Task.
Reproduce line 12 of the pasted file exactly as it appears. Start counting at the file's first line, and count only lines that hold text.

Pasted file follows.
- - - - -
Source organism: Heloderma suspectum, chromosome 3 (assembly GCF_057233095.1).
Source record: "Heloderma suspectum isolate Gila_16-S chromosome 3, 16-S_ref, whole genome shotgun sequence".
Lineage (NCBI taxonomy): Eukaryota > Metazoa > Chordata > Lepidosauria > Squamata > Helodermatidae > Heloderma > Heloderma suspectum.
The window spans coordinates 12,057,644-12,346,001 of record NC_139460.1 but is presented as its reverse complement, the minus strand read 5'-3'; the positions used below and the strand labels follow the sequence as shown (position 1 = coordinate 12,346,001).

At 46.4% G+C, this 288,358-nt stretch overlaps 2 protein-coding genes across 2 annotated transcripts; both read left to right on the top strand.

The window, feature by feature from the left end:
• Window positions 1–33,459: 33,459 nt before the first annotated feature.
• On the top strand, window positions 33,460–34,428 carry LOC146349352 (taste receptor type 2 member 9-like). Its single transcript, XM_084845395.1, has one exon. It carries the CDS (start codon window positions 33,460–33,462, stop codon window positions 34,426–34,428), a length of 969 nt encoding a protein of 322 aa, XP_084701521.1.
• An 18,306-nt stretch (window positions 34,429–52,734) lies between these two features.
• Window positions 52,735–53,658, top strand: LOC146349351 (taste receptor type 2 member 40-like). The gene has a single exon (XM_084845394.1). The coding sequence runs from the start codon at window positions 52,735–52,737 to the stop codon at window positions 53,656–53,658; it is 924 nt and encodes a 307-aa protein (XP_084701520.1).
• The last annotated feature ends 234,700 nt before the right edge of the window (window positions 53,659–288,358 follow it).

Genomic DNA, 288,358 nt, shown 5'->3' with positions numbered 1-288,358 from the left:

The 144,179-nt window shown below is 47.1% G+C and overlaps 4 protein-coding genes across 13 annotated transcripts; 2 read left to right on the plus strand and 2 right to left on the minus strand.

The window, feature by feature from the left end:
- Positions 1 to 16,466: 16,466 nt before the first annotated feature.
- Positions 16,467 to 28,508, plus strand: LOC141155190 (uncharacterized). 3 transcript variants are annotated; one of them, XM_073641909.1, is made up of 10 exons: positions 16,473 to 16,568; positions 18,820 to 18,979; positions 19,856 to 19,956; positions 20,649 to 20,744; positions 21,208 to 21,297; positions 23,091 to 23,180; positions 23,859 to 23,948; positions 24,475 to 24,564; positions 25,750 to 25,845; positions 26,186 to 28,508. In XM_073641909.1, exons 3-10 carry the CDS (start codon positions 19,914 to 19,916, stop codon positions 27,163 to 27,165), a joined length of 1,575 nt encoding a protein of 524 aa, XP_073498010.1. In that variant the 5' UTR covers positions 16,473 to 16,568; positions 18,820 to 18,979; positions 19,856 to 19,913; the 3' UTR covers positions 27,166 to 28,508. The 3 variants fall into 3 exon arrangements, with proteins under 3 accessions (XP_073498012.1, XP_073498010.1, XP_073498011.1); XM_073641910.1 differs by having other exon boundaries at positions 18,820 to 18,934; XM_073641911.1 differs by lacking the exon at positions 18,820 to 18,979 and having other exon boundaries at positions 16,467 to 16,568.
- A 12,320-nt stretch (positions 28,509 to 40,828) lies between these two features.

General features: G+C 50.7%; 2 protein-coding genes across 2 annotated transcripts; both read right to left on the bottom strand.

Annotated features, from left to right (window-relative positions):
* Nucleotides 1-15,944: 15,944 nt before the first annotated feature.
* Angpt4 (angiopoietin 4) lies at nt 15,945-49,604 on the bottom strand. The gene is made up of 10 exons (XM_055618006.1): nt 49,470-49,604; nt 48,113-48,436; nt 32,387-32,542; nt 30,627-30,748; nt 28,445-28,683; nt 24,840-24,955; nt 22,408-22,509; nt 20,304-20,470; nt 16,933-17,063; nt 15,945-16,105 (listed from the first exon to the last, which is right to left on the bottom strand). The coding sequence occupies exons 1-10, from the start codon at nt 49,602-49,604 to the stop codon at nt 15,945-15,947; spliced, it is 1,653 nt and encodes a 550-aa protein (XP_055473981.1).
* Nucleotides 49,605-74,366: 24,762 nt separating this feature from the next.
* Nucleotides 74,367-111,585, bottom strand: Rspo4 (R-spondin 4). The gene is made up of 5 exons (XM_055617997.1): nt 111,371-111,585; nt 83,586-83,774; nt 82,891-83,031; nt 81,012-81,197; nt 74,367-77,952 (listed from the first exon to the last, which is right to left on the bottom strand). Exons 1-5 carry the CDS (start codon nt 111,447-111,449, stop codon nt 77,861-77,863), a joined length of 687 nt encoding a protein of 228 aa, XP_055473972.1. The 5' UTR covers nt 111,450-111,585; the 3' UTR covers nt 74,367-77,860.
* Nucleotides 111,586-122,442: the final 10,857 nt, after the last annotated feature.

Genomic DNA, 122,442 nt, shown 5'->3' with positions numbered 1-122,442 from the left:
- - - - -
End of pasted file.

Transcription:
Genomic DNA, 288,358 nt, shown 5'->3' with positions numbered 1-288,358 from the left: